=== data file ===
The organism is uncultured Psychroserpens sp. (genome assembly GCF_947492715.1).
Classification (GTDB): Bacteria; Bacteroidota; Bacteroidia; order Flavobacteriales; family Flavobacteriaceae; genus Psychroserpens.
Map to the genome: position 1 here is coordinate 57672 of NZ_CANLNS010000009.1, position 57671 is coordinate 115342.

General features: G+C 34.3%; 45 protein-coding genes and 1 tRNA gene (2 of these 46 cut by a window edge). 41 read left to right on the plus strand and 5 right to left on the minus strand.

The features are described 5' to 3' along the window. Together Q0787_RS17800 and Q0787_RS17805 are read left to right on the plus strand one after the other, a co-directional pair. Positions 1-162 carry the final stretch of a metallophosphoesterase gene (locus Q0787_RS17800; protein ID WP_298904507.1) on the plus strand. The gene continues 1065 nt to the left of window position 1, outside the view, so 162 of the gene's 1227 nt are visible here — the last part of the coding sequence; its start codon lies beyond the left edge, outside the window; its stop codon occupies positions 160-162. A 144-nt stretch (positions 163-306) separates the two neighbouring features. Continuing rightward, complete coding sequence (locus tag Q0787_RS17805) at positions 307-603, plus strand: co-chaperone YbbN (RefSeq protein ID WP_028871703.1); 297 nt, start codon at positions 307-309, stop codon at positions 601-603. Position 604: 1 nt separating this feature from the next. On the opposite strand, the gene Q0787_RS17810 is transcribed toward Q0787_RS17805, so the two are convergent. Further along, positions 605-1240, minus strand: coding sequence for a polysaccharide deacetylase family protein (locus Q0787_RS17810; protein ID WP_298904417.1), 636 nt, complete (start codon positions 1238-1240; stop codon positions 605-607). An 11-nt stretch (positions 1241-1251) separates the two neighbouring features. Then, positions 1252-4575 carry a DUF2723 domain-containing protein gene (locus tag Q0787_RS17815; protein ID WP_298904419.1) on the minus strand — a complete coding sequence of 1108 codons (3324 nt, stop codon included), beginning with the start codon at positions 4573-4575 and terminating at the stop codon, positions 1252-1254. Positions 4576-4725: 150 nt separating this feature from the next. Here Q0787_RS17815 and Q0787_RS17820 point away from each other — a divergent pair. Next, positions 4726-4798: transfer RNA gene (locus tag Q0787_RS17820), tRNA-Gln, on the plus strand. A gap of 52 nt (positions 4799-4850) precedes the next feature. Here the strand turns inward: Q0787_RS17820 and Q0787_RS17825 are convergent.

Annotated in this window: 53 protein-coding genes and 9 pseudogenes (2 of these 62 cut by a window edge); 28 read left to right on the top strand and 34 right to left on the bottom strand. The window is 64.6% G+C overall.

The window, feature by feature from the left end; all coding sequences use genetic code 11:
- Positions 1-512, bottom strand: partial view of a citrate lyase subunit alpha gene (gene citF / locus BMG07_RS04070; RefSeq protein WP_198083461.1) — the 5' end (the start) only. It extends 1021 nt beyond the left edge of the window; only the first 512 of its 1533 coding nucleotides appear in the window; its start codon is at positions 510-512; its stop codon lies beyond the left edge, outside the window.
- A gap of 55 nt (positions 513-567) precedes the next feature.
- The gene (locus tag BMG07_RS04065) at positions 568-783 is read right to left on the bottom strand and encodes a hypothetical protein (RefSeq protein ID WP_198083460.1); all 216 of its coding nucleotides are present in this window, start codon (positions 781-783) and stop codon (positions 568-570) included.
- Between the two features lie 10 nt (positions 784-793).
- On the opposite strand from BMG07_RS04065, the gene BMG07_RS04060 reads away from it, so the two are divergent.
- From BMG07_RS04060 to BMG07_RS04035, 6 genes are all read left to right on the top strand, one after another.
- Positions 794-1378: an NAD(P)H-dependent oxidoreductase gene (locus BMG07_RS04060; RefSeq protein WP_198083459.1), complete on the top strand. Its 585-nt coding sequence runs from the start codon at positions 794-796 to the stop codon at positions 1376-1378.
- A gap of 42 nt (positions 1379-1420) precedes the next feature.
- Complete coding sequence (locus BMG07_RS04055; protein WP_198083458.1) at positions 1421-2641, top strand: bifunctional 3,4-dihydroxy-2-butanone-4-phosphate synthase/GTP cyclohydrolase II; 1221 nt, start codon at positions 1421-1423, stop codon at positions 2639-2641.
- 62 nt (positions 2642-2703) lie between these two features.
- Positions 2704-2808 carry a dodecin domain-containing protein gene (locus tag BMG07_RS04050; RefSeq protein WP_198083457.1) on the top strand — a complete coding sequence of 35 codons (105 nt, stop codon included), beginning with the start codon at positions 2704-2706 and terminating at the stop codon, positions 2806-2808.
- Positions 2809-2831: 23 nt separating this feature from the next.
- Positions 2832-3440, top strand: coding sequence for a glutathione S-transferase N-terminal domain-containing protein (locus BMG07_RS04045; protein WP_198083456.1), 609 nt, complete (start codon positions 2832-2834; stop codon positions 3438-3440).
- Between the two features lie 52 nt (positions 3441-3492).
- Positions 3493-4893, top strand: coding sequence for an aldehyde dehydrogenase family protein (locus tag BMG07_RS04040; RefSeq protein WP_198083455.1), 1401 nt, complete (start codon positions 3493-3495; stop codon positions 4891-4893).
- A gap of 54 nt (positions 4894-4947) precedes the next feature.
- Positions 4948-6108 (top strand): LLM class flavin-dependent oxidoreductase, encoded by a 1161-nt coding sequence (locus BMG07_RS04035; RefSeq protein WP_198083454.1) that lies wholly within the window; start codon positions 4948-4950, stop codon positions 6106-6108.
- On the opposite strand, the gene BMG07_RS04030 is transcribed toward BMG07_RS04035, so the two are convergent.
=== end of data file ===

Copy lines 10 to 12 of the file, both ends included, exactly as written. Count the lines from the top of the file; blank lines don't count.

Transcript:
- The gene (locus tag BMG07_RS04065) at positions 568-783 is read right to left on the bottom strand and encodes a hypothetical protein (RefSeq protein ID WP_198083460.1); all 216 of its coding nucleotides are present in this window, start codon (positions 781-783) and stop codon (positions 568-570) included.
- Between the two features lie 10 nt (positions 784-793).
- On the opposite strand from BMG07_RS04065, the gene BMG07_RS04060 reads away from it, so the two are divergent.